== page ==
We talk about working with young actors, what her filmmaking instincts are, giving less fucks about asking for what she wants, the physical demands of directing, the realities of pre-production and what she learnt from making her first feature.
December 22, 2020
My guest this week is none other than Emily Morgan, a BAFTA-winning film producer whom I admire greatly.
Emily started out in distribution and as a production freelancer for various companies before setting up her own production outfit Quiddity Films which is supported by a BFI Vision Award. In 2018, she won the aforementioned BAFTA for Outstanding Debut Producer for Rungano Nyoni's I Am Not A Witch, which premiered at Cannes, screened at the Toronto Film Festival and Sundance, was nominated for an Independent Spirit Award and won three BIFAs.
Emily has since produced Claire Oakley's feature debut Make Up which is currently available to watch on BBC iPlayer.
She also produced Harry Macqueen’s second feature Supernova, which premiered at LFF in October and is due for release on the 5 March next year, as it currently stands. The film stars Stanley Tucci and Colin Firth as long-term partners grappling with a diagnosis of early on-set dementia.
Emily is a graduate of the NFTS, a member of ACE Producers. She was featured as a Screen Star of Tomorrow in 2015 and most recently, Quiddity Films was selected as one of the UK’s top emerging production companies in Screen Daily’s Brit 50 list.
So I hope that provides some context as to why I was so thrilled to speak with Emily. We spoke about her experiences at NFTS, how she worked her way towards producing features, how the BFI Vision award impacted her company and its future, what she looks for in collaborators and material and what’s she learnt about producing in her prestigious career thus far.
As always I hope you find it useful and insightful.
December 18, 2020
My guest this week is Louisa Maycock - the creator, owner and mastermind of the hugely brilliant brand Girls on Tops.
If you don’t know them, I’m sure you’ll have seen one of their t-shirts out and about, particularly if you used to frequent film festivals. Louisa prints and sells white t-shirts that feature the names of celebrated and trailblazing women in the film industry including Tilda Swinton, Claire Denis, Lulu Wang, Greta Gerwig and Ava DuVernay. This year they released editions with Miranda July and Sofia Coppola and I myself own t-shirts emblazoned with Agnes Varda and Celine Sciamma. And I feel très chic when I wear them.
And not content to make us all just look very cool, Louisa has also set up an editorial platform called READ ME, which commissions female-led writing and along with Ella Kemp she edits and features really thoughtful and interrogative pieces on both contemporary and historical cinematic culture through an intersectionally feminist lens, and I think it’s very much unlike the kinds of the things you’ll read elsewhere. And I consider myself very lucky to have been published by them a few times.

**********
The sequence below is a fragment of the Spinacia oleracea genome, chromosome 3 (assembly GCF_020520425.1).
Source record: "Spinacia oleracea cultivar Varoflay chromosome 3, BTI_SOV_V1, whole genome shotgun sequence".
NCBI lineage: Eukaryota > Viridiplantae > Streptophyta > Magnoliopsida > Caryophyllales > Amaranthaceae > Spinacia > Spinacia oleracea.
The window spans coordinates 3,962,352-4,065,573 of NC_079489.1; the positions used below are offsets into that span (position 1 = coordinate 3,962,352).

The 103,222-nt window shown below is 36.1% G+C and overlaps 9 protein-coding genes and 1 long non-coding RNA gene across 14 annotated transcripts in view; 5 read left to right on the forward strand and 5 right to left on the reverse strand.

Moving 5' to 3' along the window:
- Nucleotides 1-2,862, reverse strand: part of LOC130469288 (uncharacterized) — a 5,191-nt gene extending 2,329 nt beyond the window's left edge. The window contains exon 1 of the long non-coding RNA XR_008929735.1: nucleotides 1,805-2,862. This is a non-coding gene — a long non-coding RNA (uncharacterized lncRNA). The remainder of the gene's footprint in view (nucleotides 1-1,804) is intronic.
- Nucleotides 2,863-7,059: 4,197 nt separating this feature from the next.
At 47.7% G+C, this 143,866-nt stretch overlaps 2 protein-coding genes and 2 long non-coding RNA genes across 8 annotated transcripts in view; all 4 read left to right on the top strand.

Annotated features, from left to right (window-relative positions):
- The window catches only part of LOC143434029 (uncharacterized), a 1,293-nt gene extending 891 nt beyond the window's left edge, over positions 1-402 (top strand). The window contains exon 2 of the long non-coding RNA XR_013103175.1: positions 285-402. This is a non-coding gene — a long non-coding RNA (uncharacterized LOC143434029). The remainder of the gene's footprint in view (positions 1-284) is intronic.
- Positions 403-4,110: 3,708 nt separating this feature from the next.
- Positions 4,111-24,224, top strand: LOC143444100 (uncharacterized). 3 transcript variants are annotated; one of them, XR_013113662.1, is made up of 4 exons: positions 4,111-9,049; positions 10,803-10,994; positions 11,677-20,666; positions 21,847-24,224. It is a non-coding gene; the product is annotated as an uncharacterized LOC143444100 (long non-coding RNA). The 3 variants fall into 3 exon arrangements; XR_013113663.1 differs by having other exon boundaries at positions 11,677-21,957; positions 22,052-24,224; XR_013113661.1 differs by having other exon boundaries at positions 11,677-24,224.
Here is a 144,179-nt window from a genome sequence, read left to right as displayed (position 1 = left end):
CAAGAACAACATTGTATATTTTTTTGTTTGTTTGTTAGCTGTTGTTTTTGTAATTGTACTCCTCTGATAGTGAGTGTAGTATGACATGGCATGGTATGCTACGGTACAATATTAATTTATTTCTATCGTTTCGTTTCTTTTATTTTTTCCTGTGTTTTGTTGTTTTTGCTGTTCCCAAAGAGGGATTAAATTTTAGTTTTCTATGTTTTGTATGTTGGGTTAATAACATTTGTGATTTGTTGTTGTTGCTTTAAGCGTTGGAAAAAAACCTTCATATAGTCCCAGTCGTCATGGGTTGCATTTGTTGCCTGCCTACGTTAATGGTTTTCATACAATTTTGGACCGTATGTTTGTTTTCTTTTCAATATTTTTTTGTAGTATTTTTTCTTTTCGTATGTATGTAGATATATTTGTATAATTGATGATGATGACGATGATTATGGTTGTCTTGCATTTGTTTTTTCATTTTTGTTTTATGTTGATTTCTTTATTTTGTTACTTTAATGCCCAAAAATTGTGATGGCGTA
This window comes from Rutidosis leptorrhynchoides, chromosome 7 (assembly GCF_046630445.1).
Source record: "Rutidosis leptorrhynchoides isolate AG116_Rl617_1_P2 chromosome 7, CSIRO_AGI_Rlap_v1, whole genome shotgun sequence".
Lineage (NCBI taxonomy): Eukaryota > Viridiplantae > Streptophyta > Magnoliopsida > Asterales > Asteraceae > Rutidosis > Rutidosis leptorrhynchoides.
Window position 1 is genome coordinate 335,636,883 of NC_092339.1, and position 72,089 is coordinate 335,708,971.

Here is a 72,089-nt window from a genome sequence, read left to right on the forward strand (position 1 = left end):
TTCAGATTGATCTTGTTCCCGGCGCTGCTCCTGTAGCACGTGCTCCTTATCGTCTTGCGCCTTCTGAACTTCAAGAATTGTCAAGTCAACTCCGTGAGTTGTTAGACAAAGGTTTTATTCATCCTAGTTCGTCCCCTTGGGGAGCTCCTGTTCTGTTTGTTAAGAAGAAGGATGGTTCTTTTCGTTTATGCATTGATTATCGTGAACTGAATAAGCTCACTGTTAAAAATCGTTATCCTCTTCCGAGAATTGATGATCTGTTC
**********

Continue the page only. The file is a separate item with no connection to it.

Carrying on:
Louisa and I talk about the origin story for Girls on Tops, how the brand has grown over the past couple of years and how Louisa stays on top of it all - as a one-woman CEO and t-shirt folding machine. I’m so thrilled that we got this time to chat and I really was coming at it from the perspective of a fan, because I think it’s just immensely impressive that in the space of a few years Louisa has created something that - certainly in film-going circles - feels incredibly pervasive. I can’t imagine a time when they didn’t exist.
December 11, 2020
My guest this week is Anna Bogutskaya. Anna used to work at the BFI around the same time I was there and I believe I’m right in thinking she was the youngest programmer at the BFI Southbank - at the time, not of all time - although that might also be true. Anyway all this to say I always admired Anna from afar, she seemed incredibly ambitious and accomplished and I thought what she was doing both within the BFI - and outside of it - was refreshing and almost revolutionary in that she was often putting woman-directed cinema and indie filmmaking front and centre.
Anna is currently a freelance film programmer, broadcaster, writer and creative producer. She is also the co-founder of the horror film collective The Final Girls and Festival Director of Underwire Festival where Best Girl Grip had it’s first live outing.
As mentioned she was previously the Film and Events Programmer at the British Film Institute, where she curated many seasons and also created the Woman With A Movie Camera Summit which we talk about in-depth.
We also go deep into the principles and considerations that uphold Anna’s programming ethos and all the aspects that go into designing a film season. We talk about her decision to go freelance, the other avenues its allowed her to pursue and how she manages her schedule. And fittingly we also wax lyrical about podcasts.
I’m hugely grateful to Anna for coming on the podcast and sharing her wisdom - of which there is a lot - so do tuck in.